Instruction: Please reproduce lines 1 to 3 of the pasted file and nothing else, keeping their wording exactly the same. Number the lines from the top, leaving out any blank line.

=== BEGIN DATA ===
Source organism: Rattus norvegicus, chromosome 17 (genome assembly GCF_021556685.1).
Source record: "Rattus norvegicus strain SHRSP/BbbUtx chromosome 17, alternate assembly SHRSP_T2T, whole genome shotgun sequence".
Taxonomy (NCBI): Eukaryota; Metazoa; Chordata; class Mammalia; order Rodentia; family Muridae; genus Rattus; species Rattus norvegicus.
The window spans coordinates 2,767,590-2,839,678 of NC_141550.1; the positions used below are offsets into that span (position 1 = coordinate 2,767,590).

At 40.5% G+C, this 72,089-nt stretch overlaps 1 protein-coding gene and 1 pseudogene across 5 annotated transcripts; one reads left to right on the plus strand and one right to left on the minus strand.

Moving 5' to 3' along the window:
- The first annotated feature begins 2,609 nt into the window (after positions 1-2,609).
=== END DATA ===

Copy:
Source organism: Rattus norvegicus, chromosome 17 (genome assembly GCF_021556685.1).
Source record: "Rattus norvegicus strain SHRSP/BbbUtx chromosome 17, alternate assembly SHRSP_T2T, whole genome shotgun sequence".
Taxonomy (NCBI): Eukaryota; Metazoa; Chordata; class Mammalia; order Rodentia; family Muridae; genus Rattus; species Rattus norvegicus.